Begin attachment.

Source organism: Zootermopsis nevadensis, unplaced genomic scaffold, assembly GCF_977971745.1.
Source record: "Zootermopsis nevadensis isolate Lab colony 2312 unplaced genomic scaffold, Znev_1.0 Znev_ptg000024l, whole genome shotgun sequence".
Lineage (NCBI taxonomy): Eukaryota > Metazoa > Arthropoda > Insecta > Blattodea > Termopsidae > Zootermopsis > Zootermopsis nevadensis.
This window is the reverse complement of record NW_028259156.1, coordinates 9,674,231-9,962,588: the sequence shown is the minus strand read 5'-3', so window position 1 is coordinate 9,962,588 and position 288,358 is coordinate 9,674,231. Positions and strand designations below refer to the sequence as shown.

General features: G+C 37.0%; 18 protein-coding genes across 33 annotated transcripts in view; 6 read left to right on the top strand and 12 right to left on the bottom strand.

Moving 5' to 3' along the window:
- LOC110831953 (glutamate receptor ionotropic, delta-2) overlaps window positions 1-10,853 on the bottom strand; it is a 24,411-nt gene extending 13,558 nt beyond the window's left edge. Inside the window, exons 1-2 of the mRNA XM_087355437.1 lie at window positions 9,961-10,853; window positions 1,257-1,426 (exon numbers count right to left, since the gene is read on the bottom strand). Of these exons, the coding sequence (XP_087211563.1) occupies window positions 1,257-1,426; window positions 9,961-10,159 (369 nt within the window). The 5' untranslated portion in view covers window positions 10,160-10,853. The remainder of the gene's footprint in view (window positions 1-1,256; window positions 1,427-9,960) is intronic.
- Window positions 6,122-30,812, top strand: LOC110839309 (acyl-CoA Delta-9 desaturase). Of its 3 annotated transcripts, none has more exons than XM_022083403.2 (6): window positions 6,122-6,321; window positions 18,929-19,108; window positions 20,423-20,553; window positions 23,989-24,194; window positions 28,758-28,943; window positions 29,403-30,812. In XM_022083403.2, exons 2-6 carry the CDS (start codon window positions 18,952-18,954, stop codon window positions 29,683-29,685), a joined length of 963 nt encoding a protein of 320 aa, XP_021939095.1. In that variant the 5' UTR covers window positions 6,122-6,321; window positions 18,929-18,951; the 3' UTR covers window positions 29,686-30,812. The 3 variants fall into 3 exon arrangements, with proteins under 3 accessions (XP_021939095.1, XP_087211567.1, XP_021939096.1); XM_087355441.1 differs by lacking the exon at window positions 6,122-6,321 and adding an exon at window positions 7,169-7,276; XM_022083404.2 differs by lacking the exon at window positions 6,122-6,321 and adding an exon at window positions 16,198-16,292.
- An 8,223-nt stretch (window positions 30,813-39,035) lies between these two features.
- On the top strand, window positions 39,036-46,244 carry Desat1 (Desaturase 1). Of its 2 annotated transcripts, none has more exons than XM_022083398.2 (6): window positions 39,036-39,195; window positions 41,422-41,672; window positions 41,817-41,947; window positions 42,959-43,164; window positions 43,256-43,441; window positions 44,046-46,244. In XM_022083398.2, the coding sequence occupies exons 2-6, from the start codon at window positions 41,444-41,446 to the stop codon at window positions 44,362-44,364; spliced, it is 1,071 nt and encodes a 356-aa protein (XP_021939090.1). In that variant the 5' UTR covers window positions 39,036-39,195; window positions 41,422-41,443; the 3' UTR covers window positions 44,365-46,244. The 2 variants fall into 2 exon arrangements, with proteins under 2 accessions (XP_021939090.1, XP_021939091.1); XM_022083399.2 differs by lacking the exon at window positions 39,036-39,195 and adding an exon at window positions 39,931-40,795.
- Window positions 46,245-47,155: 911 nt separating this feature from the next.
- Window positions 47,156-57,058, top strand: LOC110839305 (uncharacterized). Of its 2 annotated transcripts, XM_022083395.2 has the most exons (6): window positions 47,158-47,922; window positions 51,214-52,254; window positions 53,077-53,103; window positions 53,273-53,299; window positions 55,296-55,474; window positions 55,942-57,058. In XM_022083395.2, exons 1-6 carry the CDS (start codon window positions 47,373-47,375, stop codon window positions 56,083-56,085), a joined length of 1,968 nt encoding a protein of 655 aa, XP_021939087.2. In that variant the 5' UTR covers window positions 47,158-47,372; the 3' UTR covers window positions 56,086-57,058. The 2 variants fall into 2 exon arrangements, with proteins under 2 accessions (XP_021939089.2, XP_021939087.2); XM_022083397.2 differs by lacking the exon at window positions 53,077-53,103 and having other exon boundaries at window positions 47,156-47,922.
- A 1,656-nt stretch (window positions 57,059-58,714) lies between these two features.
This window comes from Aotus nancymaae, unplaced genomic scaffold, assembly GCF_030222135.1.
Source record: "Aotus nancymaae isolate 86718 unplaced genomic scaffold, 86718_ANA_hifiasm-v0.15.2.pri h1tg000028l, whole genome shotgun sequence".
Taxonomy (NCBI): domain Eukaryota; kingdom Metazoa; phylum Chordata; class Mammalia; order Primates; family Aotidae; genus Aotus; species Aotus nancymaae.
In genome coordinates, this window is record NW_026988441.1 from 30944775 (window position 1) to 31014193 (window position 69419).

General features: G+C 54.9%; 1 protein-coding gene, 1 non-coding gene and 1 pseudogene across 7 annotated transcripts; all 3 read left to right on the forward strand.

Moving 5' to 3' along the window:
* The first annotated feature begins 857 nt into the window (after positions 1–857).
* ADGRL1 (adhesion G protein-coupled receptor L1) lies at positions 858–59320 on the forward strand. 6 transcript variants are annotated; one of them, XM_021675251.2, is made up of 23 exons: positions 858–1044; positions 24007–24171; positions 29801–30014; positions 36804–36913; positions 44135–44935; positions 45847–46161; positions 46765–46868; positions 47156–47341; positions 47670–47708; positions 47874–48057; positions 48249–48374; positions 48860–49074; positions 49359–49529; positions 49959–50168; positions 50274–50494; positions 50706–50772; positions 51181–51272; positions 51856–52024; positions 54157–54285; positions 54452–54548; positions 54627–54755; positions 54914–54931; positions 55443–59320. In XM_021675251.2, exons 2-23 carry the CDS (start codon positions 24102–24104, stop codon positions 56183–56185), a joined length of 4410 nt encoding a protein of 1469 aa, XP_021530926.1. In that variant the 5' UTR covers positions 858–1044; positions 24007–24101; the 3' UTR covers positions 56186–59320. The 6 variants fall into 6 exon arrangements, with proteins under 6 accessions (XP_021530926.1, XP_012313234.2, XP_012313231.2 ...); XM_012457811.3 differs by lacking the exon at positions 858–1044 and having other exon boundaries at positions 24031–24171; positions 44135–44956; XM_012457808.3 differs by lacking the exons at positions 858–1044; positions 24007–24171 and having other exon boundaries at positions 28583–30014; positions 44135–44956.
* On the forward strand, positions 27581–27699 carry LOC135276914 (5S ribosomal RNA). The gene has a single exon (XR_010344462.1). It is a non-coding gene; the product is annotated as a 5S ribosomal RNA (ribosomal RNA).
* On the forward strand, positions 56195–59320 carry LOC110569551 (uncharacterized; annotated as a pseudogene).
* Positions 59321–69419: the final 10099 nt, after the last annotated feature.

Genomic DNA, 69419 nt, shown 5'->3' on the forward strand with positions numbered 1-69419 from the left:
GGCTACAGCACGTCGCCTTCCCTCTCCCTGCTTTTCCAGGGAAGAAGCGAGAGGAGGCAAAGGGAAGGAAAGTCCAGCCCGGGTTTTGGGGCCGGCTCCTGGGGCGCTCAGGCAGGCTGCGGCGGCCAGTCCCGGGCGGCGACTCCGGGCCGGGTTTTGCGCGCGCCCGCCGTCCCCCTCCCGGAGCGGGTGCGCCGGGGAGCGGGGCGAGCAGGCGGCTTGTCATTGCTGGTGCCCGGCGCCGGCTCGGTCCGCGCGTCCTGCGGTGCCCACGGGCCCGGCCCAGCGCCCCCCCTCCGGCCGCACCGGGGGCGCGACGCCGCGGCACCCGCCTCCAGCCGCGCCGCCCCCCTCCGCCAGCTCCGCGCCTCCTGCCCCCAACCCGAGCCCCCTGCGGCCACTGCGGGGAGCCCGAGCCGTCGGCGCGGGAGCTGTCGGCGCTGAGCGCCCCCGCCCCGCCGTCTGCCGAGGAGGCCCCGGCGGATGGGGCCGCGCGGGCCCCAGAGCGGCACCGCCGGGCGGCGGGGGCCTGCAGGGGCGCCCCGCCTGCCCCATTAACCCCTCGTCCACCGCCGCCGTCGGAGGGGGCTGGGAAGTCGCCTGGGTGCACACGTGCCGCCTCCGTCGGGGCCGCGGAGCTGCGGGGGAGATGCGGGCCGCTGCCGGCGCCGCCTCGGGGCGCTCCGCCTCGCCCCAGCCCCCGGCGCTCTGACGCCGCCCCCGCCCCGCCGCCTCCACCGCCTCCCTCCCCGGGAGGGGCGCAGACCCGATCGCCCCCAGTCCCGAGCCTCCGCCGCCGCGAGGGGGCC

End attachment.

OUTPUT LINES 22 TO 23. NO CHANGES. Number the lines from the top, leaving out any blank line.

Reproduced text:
* On the forward strand, positions 27581–27699 carry LOC135276914 (5S ribosomal RNA). The gene has a single exon (XR_010344462.1). It is a non-coding gene; the product is annotated as a 5S ribosomal RNA (ribosomal RNA).
* On the forward strand, positions 56195–59320 carry LOC110569551 (uncharacterized; annotated as a pseudogene).